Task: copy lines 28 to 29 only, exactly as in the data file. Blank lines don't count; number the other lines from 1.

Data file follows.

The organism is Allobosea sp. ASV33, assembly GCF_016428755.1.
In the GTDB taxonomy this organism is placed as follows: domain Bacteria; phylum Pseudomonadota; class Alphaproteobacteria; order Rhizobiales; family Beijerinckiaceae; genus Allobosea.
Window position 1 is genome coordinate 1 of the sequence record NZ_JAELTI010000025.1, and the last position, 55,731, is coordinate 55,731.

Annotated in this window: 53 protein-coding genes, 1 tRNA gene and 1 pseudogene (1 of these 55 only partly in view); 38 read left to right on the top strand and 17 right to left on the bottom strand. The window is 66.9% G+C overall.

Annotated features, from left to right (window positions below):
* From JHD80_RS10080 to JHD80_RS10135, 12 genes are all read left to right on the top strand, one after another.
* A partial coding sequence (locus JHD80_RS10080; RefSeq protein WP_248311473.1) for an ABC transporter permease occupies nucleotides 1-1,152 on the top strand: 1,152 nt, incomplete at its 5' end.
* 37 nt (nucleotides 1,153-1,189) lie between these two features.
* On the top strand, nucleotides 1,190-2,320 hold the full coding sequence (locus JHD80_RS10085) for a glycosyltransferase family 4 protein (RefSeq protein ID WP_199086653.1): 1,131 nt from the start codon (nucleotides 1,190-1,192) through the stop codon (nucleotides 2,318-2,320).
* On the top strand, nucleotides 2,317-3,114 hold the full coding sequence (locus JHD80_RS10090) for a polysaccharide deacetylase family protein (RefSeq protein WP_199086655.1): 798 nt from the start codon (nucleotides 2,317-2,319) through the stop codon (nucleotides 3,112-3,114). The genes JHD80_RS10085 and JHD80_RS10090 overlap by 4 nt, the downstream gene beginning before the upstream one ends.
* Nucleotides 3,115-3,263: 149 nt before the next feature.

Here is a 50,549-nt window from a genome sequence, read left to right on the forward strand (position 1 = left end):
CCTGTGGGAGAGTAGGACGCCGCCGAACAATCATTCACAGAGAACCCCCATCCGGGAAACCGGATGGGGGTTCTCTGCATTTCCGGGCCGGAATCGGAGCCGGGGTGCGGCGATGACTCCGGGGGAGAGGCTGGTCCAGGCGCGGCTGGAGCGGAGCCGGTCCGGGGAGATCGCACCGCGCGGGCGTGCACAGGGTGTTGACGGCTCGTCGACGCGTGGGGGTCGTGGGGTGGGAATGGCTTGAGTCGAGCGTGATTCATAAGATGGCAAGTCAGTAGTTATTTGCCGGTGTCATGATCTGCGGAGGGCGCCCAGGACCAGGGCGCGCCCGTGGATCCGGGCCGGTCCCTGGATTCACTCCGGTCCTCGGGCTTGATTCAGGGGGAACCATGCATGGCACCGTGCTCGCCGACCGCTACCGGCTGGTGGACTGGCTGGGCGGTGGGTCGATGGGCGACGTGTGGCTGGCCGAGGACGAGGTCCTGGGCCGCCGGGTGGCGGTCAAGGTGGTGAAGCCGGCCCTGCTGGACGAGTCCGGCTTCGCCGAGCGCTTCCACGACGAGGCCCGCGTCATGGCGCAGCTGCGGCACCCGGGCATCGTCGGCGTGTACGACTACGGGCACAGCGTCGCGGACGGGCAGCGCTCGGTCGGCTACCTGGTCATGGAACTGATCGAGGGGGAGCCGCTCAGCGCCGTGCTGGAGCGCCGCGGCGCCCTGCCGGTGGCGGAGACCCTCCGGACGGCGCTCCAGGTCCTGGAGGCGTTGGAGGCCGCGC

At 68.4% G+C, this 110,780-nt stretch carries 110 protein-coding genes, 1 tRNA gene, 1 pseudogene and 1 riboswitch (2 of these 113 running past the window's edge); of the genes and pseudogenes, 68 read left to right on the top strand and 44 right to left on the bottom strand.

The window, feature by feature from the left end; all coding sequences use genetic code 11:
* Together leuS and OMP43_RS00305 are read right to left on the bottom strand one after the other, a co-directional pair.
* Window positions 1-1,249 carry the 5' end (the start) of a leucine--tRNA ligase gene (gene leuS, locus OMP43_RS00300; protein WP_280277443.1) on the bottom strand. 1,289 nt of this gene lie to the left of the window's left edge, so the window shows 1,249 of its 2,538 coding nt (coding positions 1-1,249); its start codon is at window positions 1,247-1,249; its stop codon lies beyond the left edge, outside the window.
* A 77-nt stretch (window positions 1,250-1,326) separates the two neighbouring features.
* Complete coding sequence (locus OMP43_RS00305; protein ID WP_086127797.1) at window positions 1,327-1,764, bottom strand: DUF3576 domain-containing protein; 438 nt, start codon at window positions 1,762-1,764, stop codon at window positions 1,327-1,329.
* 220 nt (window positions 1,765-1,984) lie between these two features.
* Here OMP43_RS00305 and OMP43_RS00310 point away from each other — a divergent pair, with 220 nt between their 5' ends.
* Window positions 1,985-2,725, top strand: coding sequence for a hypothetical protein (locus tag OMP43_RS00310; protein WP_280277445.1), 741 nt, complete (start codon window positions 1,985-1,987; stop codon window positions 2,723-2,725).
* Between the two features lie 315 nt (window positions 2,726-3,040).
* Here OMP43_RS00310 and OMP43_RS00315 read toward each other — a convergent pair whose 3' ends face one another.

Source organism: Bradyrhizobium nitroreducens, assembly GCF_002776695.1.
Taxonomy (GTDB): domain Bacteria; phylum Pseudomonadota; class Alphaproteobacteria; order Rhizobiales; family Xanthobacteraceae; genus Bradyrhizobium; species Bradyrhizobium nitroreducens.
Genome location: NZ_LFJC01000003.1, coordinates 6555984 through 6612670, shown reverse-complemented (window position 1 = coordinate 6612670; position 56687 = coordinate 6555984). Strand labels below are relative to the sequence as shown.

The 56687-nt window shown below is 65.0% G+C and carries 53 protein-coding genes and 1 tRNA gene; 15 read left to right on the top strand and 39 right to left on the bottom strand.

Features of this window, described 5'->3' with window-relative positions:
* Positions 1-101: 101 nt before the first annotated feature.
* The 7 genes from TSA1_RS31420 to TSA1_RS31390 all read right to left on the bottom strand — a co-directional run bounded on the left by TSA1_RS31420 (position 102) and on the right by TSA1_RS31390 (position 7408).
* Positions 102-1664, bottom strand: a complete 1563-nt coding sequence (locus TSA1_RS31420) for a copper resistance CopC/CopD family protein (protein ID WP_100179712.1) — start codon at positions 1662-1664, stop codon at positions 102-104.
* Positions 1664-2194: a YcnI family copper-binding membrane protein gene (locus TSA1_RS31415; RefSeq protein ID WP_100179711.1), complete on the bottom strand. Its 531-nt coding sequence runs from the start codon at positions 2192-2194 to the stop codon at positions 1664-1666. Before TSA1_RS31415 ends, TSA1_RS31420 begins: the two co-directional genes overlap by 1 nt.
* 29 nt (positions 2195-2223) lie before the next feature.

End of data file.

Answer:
The 56687-nt window shown below is 65.0% G+C and carries 53 protein-coding genes and 1 tRNA gene; 15 read left to right on the top strand and 39 right to left on the bottom strand.

Features of this window, described 5'->3' with window-relative positions: